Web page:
The San Francisco Police Department’s Mistaken Like on Controversial Tweet

The San Francisco Police Department (SFPD) announced it is conducting internal research to find out why its official Twitter account liked a tweet that promoted the racial collection of Non Fungible Tokens (NFTs).

Using George Floyd’s name, many creators are selling digital assets that spread hate, just to make a quick profit.

San Francisco police investigating controversial “like” 

A Twitter account posted on February 7 to market its NFTs resembling the black man George Floyd who died in 2020.

The creators called the NFT a unique celebration of George Floyd’s life. Under the name “Floydies,” the NFT was first seen in OpenSea back in December last year.

Likes that are considered a form of digital endorsement are now pushing the SFPD into hot waters. Robert Rueca, the officer of the SFPD, suggested this social media activity is not aligned with the ideology of the police department.

Similarly, the officer mentioned the department is encouraging its social media account managers not to use the platform on mobile devices where continuous scrolling can result in inadvertent likes.

According to the creators of the NFT, the digital asset comes with an “N-word pass,” meaning anyone who buys it would be allowed to say the N-word, which is considered a racial slur.

According to them, only black people are allowed to give others an N-word pass, but these people do not make these sorts of decisions.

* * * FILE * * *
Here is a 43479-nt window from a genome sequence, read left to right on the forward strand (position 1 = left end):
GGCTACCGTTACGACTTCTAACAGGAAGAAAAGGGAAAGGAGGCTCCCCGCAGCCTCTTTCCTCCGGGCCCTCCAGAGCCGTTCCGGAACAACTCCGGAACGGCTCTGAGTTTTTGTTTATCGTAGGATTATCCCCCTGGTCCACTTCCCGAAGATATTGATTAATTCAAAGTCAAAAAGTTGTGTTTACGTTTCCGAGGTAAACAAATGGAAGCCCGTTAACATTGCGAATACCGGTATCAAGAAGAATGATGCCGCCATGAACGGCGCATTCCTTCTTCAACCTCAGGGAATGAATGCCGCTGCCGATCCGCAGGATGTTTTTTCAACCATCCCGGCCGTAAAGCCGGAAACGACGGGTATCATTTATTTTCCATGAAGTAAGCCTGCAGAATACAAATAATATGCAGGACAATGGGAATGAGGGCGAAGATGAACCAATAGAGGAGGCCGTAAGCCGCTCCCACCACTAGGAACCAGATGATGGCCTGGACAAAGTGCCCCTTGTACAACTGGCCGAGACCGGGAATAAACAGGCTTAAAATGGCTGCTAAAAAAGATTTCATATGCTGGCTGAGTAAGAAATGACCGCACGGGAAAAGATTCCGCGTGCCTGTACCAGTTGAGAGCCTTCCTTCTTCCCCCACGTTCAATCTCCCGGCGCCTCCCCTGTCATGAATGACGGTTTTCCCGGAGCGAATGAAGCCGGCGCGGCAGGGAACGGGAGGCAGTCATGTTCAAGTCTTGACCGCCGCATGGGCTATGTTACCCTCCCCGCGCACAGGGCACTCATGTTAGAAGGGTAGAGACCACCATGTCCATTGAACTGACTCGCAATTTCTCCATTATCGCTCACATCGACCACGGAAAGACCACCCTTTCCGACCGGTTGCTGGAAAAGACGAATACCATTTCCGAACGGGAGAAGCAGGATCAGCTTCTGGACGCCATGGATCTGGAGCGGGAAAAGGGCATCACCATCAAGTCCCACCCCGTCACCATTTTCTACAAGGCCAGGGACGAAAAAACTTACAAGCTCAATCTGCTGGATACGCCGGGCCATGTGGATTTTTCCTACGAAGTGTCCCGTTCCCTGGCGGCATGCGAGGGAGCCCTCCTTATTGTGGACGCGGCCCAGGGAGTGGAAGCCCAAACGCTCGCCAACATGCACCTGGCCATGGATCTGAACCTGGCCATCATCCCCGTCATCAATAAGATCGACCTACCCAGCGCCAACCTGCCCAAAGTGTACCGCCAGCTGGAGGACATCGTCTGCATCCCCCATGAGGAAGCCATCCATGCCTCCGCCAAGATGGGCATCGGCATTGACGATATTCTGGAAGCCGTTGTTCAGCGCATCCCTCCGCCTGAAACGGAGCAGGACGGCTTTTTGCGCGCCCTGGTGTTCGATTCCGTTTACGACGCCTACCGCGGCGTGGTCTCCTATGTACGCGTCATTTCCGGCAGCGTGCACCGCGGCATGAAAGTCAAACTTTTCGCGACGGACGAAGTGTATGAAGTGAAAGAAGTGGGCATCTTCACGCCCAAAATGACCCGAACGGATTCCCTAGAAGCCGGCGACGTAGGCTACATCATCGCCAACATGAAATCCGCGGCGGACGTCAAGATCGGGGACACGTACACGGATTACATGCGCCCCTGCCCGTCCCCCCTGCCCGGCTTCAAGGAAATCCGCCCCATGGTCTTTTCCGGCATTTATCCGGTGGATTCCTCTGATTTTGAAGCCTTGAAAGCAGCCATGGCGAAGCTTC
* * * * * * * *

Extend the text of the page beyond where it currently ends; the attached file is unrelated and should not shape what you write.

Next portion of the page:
“#blm” (CC BY-SA 2.0) by Aaron Fulkerson

BuzzFeed News reported the creators are not associated with the Black Lives Matter movement; they do not show any interest in aligning themselves with the movement, either.

Thus, the news outlet asked the creators why they are using George Floyd’s picture without the consent of the community.

Responding to this, the creators suggested they are doing “great service” to the community, noting no one aware of Floyd would be offended by the project.

Racial NFTs are now increasing on the internet

It is not clear who is behind selling the racist NFTs, as blockchain-based digital assets can be hard to track more often than not.

This weakness in the system is encouraging other creators to join marketplaces to sell their own racist NFTs as they see a growing opportunity to make quick profits.

The use of these racist collectibles has already been criticized in the past. A famous writer and music journalist, Touré, lambasted those who are using Floyd’s illustrations to make a profit, stating these people are “a-holes.”


While OpeanSea specifically mentions the use of its platform for selling assets that drive hate or breach intellectual property is not allowed, the assets remained on the platform until BuzzFeed approached the company.

Responding to BuzzFeed’s inquiries, the platform mentioned it banned the creators permanently and took down all racial digital assets that recently surfaced on the website.